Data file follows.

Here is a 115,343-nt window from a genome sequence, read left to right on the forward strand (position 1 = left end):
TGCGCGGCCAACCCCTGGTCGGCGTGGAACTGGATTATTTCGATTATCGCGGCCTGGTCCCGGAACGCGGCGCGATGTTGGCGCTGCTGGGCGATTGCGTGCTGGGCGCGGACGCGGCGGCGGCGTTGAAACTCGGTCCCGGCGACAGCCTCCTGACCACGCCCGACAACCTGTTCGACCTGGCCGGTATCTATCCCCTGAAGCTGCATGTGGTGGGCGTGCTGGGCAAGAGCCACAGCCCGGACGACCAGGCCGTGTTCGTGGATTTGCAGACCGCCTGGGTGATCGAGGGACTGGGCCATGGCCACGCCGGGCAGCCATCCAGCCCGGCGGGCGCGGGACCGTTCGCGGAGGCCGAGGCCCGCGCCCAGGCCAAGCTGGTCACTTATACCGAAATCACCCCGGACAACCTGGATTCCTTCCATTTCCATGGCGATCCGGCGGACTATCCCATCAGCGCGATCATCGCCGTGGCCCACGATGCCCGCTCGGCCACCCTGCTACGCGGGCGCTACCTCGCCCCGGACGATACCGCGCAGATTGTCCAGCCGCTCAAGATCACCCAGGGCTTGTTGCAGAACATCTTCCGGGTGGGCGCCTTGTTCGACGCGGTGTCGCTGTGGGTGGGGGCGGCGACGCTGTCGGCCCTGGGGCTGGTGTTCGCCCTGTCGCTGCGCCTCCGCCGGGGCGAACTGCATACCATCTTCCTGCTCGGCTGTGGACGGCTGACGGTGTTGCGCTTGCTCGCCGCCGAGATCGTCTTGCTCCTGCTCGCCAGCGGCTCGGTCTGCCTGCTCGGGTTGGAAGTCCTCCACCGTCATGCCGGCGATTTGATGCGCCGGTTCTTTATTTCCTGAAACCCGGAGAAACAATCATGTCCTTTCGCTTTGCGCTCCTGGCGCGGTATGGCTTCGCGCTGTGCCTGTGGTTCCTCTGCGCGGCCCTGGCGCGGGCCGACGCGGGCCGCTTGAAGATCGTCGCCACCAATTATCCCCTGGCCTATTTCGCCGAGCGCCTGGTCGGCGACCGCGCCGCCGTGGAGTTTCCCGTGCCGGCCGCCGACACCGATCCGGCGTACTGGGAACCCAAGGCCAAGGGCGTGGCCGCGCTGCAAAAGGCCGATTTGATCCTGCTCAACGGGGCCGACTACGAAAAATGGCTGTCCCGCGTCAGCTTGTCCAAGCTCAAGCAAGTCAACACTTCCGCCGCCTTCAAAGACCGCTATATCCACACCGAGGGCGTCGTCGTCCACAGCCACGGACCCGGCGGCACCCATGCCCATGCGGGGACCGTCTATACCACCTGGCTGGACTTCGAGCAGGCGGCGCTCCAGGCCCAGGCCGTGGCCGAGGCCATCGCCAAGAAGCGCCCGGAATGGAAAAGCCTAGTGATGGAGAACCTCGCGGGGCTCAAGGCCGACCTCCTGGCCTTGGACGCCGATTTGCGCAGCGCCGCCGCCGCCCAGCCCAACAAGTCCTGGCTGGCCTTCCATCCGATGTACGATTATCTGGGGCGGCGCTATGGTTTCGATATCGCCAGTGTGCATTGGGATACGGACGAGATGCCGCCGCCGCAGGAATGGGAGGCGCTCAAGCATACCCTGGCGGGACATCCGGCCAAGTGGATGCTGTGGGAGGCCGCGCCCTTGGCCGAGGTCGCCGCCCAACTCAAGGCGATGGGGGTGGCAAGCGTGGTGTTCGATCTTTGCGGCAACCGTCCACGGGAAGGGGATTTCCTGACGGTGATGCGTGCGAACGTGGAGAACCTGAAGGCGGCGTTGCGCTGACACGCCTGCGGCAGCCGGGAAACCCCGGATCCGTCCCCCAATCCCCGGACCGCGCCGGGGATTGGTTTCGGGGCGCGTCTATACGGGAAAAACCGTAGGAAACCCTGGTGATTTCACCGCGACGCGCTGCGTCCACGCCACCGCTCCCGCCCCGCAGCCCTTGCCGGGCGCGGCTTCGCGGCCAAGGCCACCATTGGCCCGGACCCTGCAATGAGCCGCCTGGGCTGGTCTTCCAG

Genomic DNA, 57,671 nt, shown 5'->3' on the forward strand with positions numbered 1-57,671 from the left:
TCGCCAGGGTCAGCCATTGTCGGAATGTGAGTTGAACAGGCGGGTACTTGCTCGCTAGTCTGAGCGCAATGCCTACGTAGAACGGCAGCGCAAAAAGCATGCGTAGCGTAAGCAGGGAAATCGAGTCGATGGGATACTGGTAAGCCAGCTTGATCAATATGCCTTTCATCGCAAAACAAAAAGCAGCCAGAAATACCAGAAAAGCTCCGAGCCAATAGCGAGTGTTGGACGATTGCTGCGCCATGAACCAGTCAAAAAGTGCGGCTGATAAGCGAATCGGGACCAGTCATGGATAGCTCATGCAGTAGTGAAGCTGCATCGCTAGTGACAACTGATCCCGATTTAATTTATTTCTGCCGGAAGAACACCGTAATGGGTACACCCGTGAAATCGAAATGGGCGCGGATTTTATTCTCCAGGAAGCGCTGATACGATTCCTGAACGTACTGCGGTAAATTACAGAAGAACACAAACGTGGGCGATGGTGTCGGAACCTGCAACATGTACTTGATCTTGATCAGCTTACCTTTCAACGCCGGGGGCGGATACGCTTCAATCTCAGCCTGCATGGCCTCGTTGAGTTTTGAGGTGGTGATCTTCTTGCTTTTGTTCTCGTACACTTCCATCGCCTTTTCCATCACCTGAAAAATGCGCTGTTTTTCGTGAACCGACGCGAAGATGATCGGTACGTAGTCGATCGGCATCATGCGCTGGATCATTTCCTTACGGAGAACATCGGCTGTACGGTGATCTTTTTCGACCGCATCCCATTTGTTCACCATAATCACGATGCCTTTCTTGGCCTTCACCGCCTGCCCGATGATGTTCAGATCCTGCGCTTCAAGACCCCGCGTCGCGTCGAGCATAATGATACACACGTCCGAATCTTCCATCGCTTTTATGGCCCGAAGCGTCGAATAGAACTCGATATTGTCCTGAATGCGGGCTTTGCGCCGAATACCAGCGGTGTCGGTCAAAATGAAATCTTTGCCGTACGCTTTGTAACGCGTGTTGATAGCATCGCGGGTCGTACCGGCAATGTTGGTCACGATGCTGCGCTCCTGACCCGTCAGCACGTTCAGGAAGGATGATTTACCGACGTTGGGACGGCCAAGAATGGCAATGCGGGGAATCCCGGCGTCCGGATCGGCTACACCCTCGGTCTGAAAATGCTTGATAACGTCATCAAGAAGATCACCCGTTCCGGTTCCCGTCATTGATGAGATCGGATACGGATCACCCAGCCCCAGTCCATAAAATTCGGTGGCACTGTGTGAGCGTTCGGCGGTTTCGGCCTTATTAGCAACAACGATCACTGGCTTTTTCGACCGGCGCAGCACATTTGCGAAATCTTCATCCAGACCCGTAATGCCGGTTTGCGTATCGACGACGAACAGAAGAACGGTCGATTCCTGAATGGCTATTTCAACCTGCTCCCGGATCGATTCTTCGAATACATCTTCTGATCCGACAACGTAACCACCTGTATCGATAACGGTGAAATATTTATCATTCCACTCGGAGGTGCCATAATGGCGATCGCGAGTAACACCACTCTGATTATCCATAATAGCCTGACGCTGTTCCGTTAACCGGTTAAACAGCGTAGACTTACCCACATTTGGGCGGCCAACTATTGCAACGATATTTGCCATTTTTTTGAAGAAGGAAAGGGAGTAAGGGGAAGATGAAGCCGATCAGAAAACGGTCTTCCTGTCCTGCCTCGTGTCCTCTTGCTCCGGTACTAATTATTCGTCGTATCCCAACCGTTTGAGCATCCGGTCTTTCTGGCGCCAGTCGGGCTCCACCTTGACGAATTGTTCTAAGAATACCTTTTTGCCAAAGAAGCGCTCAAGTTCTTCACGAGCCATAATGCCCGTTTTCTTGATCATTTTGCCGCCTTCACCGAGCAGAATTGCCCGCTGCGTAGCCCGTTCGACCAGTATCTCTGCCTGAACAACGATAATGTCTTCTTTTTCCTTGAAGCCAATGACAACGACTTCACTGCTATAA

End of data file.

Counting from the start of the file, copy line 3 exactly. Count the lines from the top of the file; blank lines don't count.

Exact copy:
Genomic DNA, 57,671 nt, shown 5'->3' on the forward strand with positions numbered 1-57,671 from the left: